Tuesday, February 12, 2019

... answering Apostate Prophet

Why I Don't Criticize Other Religions Besides Islam (Although I'm an Atheist)
Apostate Prophet | 9.II.2019

I would say Western Atheism is a belief system, based on rejecting the Christian (that is ultimately Catholic) parts of Protestantism, while keeping the anti-Catholic part (anti-miraculous bias is Protestant, like a typical historic Calvinist will go "Lourdes has to be fake, miracles don't happen between Apostles and Last Days, a Western Atheist just adds "well, Christ healing the lame must have been fake too, then"). Then they add some fairly elementary anti-Protestant observations (like Protestants claim to be non-ritual, while their Sunday worship is just a different ritual, "less classy" if you like or less Classic than Catholicism, or why not less Medieval).

To this basis have since then, from the first, been added Heliocentrism, then Evolution, allowing Deep Time to replace steady state eternal universe.

I like bashing especially two religions, both one of which I left : Western Atheism and Protestantism.

And while I claim all religions other than Catholicism are false, where they contradict it, they don't contradict it equally or on equally important concerns and therefore I don't think I need to bash all equally.

And yes, I contradict Islam too, but my blog against Islamic attacks on Christianity is not even a 1/30 against my blogs about Western Atheism (with other deniers of Resurrection, like Judaism or for that matter in a sense Muslims too) or Protestantism.

edit: I did not leave Western Atheism as such, only some of its credenda like Evolution etc. But I did have it in family background.

2:10 "even if I don't believe in that, I can respect that"

Hear, hear ... that would be the logical position of someone simply an Atheist.

  • We are unsure about the origins ... well, as a Christian, no. Genesis 1:1 to 14:24 traces origins of anything from creation to known historic Egypt and Mesopotamia and the rest of the book traces a family which will become a nation and in both states is the people of God.

  • We are unsure about the shape? No, perhaps the size, I used to think up to fix stars there is one light day. In each direction, along and in extension of poles and equatorial plane and between. I came to consider that might by now already look different on images taken by X-ray reception and sent from Voyager 1 to us, so perhaps it's more.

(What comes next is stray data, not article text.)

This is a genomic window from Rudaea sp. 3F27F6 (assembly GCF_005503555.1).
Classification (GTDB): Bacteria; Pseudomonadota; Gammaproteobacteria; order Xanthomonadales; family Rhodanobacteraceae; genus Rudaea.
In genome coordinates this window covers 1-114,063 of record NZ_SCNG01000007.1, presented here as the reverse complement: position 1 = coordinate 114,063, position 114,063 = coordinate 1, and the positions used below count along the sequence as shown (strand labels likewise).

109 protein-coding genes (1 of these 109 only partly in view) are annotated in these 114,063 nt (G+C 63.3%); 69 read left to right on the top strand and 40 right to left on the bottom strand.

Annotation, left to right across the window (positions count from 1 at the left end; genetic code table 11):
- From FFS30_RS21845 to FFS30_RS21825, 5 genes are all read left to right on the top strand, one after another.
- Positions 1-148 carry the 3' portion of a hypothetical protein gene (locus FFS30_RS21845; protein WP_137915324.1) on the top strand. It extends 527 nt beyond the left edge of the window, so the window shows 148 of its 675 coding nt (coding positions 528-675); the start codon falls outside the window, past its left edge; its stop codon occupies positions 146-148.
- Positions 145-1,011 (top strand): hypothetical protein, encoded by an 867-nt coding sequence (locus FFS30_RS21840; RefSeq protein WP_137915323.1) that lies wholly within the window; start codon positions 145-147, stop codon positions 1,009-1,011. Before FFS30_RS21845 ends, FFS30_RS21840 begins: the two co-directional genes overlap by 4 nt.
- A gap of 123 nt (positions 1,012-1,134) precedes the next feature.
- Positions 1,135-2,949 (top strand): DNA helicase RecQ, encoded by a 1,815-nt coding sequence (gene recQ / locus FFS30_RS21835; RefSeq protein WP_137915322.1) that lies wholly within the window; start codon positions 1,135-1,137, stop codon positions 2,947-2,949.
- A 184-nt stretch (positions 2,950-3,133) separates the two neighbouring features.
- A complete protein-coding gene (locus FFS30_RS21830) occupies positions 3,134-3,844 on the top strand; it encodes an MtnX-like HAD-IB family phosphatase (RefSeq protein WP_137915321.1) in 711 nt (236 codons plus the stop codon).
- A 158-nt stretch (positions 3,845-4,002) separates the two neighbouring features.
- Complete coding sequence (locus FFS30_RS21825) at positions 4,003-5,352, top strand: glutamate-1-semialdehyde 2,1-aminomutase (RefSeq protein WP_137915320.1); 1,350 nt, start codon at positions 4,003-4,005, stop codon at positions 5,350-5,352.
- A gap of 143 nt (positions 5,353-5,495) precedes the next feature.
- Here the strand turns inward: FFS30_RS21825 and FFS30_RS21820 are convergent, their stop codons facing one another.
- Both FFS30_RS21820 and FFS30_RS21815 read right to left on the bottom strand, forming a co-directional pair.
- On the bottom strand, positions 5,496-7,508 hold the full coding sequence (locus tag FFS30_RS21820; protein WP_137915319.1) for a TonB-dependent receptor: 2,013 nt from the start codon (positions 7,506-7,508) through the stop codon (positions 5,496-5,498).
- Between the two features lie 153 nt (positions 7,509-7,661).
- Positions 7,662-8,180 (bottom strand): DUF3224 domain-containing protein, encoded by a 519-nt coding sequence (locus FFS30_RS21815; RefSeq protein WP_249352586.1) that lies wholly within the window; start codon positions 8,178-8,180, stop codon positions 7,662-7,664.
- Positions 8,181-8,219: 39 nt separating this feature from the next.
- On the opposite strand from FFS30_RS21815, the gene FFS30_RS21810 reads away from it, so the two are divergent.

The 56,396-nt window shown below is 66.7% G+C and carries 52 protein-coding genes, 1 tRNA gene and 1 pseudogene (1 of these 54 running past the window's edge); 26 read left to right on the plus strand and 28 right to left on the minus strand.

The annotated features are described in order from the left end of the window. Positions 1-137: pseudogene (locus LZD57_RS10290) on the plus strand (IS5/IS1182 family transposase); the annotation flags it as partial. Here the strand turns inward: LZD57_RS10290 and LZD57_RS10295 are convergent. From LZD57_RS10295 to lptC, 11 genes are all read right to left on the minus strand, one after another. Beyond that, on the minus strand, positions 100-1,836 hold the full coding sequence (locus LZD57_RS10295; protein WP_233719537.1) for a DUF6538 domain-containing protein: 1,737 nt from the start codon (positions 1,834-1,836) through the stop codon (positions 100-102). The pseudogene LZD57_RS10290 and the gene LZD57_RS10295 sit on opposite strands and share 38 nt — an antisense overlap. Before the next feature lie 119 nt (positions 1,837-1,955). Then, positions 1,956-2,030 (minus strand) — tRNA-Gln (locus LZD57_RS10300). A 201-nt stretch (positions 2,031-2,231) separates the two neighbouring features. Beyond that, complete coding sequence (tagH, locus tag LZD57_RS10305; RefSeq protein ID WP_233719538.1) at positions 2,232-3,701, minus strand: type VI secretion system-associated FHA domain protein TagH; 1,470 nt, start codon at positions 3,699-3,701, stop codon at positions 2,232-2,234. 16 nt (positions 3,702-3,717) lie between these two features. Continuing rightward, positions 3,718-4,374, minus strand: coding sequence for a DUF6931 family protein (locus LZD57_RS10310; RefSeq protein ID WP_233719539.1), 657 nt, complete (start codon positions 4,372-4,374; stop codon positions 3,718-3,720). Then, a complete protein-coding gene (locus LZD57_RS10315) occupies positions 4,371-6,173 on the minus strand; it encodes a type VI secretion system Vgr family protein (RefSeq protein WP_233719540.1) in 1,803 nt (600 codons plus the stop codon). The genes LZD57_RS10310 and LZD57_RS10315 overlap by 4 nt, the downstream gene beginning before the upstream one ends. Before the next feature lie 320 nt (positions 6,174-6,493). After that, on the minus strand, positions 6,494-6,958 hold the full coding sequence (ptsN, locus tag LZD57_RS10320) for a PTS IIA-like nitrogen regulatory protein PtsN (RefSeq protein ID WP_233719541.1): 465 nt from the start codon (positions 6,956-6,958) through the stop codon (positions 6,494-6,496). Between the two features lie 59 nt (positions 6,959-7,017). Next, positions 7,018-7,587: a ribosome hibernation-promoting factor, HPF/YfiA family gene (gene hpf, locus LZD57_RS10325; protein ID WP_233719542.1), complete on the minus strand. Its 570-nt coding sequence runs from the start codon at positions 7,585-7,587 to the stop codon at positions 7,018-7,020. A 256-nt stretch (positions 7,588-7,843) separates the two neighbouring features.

• We have no idea where we are ...


    ... or what the rest looks like.

    Visible universe has limits and most registered bodies ("outside solar system" as they say) closer to us than contemporary science supposes. Above that God has a throne room in which He is worshipped and where one day we may worship Him.

3:29 I disagree about Crusades.

As you know, Christianity is born in Jerusalem.

As you also know, the Apostles were told not to use violence.

However, they were also told to convert all nations. That implies not just commoners, but also governments.

Governments do occasionally use violence to keep out invaders, and even to defend allies or expatriates on foreign countries. And governments are not made up of Apostles or of Apostolic men like bishops or monks, or even if a man governing should have such a status, he must not carry arms personally and his commanding armed men is sth other than his apostolic life, he is having two functions at once.

If you know what Islam under Omar did to Palestine nation (up to then Christians of mixed mainly Jewish, Samarian and Galilaean, but also marginally neighbouring and general Roman origin) under Omar, you will agree Islam acted as an invader.

Now, the brutality of Omar was not very good, but right then there was nothing we could do. Later, it had calmed down. Then came the Seldjuks. They worsened brutality to pilgrims as well as to Palestinian and neighbouring Christians. They were also pushing against Byzantine allies of the West (just recently there had been a schism in the Church), so going to Palestine was kind of indirectly defending Constantinople too.

I don't think all that happened during Crusades was good on the part of participating Christians.

It is partly a good job bungled by bad men on both Byzantine and Norman side (there had been a quarrel between the two on Sicily when freeing Christians there from Muslims in 1033). And when I say bungled, it was sometimes very badly bungled, I do not endorse massacres on civilians.

A Muslim theoretically could be forced to become Christian under two circumstances : he had been a Christian or he was attacking Christianity. A Muslim civilian who had not been a Christian could not be punished for anything and so not forced.

3:31 "neither do the dark ages, as we call them, historically"

Do we so call them? What's dark about them?

I think sunlight shone with equal intensity and clothing was less likely to be dark than in Victorian England.

5:32 No, penalties for apostasy in Roman Empire are not unchristian.